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ESP32 and I2C

It seems every now and then I run into issues with I2c.
However, the problem I have now is that I ported my application to esp32. I configured my mos.yml file to use gpio 0 and 2 for I2c. This works fine on the esp8266 module, but is not working on esp32.
I don't see the pins toggling. There is no activity on the I2c lines.

Any thoughts?


  • It appears that there is a difference between the I2C low level driver on the ESP8266, and the ESP32.

    I have a BMP180 module which I interface with via I2C. It communicates perfectly with the ESP8266 module. However when interfaced with the ESP32 module, the I2C bus hangs, with the SDA line being held low. The master is not able to release the bus with a stop command.

    Has anyone run into this problem?

  • The Master is not able to send a NACK after reading the last byte from the slave device.

  • jocodejocode US
    edited July 2017
    Try using GPIO 21 & 22. Has success using I2C to communicate with LIS3DH accelerometer and ESP32. If you want share code, let me know where in GutHub.
  • The issues I'm having are similar to what is captured here:

    My question is this:
    How do I know which driver mongoose-os uses for the i2c routine. Does it use the routines defined in "esp32_i2c_master.c" or "mgos_i2c_gpio.c". Both files have the same functions "mgos_i2c_read", so I'm not sure how we select which driver is used by mongoose.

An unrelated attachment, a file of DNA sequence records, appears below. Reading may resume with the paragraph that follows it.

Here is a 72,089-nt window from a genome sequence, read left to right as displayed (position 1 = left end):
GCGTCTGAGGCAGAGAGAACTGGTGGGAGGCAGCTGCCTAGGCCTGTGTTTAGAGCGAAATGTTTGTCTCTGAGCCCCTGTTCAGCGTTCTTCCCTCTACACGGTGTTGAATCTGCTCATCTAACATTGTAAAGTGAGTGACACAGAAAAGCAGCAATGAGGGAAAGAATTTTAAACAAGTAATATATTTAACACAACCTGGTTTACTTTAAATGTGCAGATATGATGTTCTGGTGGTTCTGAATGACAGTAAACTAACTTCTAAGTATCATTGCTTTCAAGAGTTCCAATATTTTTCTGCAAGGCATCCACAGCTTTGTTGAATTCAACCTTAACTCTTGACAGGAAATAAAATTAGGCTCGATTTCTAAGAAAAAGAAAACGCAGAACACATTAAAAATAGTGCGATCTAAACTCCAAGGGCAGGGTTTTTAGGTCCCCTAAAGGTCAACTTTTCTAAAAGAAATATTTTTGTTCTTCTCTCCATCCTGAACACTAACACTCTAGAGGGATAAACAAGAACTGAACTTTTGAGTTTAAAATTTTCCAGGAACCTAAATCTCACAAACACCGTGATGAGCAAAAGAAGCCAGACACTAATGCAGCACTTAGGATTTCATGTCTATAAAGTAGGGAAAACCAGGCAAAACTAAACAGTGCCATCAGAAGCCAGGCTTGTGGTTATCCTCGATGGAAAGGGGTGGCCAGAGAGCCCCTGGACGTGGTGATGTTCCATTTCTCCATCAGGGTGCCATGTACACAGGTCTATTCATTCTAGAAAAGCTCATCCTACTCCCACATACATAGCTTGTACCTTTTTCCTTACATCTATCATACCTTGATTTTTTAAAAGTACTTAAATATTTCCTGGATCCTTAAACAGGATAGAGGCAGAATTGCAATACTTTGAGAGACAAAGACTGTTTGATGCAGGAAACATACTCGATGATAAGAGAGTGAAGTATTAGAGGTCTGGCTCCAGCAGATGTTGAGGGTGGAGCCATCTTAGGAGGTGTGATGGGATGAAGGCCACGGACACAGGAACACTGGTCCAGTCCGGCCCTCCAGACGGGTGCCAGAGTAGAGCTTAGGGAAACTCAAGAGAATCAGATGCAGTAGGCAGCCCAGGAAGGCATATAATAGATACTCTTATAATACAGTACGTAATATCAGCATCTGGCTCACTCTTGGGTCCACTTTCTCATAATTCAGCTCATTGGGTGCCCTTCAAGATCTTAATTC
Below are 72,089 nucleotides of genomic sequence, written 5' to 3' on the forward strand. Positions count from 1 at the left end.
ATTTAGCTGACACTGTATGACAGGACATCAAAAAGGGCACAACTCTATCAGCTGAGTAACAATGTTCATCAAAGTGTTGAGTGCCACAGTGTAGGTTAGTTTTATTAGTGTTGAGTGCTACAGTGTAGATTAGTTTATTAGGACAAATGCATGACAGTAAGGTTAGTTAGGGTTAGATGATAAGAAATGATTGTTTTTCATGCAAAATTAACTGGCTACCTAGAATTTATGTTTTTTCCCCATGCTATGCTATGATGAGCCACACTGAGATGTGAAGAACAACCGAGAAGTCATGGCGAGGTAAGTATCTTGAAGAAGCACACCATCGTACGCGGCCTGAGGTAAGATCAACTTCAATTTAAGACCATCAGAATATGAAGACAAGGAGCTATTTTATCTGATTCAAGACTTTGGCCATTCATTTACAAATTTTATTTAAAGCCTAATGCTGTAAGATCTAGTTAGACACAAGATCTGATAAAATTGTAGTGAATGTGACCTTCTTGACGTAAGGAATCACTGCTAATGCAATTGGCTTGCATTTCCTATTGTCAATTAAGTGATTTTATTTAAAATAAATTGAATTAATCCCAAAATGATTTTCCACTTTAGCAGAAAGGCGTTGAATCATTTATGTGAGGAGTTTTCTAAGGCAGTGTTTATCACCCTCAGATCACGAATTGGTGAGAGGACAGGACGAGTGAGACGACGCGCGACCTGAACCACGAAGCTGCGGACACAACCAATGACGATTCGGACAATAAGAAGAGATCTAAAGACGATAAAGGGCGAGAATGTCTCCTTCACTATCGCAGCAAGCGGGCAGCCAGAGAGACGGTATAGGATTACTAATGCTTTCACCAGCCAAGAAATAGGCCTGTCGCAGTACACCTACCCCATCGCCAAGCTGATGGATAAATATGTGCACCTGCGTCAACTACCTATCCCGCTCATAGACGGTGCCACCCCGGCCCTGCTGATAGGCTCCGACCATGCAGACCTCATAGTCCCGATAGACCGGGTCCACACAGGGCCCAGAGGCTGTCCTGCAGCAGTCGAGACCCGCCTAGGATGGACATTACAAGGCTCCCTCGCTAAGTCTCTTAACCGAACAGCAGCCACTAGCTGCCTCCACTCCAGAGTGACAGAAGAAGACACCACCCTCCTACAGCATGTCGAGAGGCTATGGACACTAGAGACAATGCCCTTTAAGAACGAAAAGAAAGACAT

Any help is welcome.

  • rojerrojer Dublin, Ireland

    implementation is selected with MGOS_ENABLE_I2C_GPIO build_var. it is false on esp32, true on esp8266. try setting


    in mos.yml

    yes, hardware I2C on esp32 is problematic. i spent a lot of time debugging it, but it's still wonky. might be a good idea to just ditch it and use bit-banging.

  • @rojer for ESP32, in mos.yml, used this settings:

    - ["i2c.enable", true]
    - ["i2c.sda_gpio", 21]
    - ["i2c.scl_gpio", 22]

    I2C seems to be working.

    Do I need to enable build_vars: MGOS_ENABLE_I2C_GPIO? What does it do?